Tuesday, January 24, 2012

Jar of Junk

I like figuring out how to use items in different ways (especially if they’re items that might be considered junk). I picked up this jar at a vintage shop; it was sort of a “grab bag” in that the jar was pre-filled with stuff. It was taped at the top so I didn’t open it, but I could see that there were keys and watch faces inside. While I didn’t need any of it, I still couldn’t resist getting it; I thought that I could use what was inside in some way (though I wasn’t exactly sure how yet).

When I got home I opened the jar to take inventory of all the stuff I had purchased: ten keys, four watch faces, random foreign coins (as well as a Chucky Cheese coin and my favorite item: a Portland Vancouver toll bridge coin) and some little odds and ends (some of which I have no idea what they are).

I knew I wanted to take apart the watches and use the parts somehow. I’d never opened a watch before, but I thought I’d try and see what happened. I inelegantly pried opened three of my watches with random objects I had on hand, however, I quickly realized that I would have trouble taking apart the insides of the watches. The screws inside were so tiny that I felt like a giant (and suddenly had great sympathy for giants whose size makes them feel clumsy in a too small world). I tried fruitlessly to unscrew the screws and eventually broke down and got a super cheap watch repair kit.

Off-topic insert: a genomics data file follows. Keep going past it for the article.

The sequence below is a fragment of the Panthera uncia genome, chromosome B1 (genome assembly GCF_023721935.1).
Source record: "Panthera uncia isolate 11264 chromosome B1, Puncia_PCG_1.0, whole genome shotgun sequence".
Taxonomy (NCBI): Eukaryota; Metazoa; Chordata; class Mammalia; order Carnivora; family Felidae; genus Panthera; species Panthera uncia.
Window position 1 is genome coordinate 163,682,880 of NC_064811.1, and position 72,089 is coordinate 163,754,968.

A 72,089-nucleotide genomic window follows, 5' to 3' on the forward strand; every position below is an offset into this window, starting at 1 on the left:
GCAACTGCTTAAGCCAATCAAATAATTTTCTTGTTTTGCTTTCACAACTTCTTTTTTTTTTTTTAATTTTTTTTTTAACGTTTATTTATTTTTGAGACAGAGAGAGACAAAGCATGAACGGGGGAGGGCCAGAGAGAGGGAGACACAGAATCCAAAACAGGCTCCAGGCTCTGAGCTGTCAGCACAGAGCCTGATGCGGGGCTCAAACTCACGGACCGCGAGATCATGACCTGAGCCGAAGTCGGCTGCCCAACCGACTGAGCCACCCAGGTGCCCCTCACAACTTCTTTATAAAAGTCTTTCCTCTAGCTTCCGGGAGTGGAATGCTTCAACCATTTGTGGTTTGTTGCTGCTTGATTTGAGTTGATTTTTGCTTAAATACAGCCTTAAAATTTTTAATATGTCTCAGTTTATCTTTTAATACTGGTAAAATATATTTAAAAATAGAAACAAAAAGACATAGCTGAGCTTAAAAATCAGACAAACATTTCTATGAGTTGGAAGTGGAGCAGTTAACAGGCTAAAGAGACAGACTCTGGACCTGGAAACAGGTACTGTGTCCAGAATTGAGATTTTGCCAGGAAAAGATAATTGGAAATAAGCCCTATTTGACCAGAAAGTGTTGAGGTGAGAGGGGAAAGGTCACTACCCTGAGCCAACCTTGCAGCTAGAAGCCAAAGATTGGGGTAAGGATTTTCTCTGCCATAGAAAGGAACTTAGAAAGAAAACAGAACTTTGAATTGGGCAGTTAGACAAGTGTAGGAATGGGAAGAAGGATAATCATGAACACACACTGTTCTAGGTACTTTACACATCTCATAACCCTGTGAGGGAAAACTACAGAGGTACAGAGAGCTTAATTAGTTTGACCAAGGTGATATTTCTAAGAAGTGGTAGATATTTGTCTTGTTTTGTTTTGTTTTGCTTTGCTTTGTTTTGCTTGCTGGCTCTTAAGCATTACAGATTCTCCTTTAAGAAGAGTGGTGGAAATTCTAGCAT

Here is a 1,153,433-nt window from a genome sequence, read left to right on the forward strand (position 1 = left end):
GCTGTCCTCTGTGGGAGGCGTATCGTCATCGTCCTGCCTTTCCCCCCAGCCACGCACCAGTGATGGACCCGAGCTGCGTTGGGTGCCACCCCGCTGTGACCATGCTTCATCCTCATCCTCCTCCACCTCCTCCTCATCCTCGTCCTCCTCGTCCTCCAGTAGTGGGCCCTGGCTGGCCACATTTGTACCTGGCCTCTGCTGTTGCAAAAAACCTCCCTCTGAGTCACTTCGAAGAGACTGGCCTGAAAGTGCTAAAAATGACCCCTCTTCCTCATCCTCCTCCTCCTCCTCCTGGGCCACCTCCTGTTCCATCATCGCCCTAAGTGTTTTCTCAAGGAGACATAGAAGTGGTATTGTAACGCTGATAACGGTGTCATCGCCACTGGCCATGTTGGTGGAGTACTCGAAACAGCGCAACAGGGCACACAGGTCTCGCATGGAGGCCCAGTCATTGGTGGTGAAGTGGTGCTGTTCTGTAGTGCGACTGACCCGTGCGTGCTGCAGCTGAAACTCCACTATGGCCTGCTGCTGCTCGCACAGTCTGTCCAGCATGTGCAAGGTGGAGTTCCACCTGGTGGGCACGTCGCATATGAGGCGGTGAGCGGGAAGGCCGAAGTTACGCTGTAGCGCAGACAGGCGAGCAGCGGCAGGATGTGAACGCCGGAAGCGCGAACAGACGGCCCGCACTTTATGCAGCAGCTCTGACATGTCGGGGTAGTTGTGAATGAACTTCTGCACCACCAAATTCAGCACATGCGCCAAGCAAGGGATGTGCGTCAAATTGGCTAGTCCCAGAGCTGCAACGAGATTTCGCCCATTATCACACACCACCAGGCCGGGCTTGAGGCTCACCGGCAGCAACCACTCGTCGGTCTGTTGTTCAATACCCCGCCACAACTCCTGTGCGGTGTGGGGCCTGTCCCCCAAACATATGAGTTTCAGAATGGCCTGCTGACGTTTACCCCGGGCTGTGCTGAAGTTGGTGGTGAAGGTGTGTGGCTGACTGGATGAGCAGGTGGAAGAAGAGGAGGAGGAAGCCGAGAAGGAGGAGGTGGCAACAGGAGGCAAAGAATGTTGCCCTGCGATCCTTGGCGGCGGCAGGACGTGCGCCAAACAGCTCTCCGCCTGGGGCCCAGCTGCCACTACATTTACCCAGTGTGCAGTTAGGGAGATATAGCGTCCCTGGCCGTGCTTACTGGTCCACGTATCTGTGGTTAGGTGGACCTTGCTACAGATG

The bar was set low for my watch repair kit, and yet somehow still not met. [Sigh.] I really just wanted tiny screwdrivers so I could unscrew the various screws inside the watches, but I swear I got the same sized screwdriver three times (which was utterly useless to me as they were too large to actually use on any of the screws). This irritated me greatly. So instead of using the fat screwdriver, I used a blade from the kit to unscrew my screws (but I probably could have just used a normal knife instead). I did use the tweezers that came with it that had a sharp point, as well as the case wrench to unscrew the last watch back I had to open. [Pause.] So I guess it wasn’t a total waste (just mostly a waste).

It took some doing, but I managed to take apart my watches. Everything was so tiny and I couldn’t help to be impressed at all the pieces it takes to create a working watch. With my watch parts in hand, I could now create something new with them.

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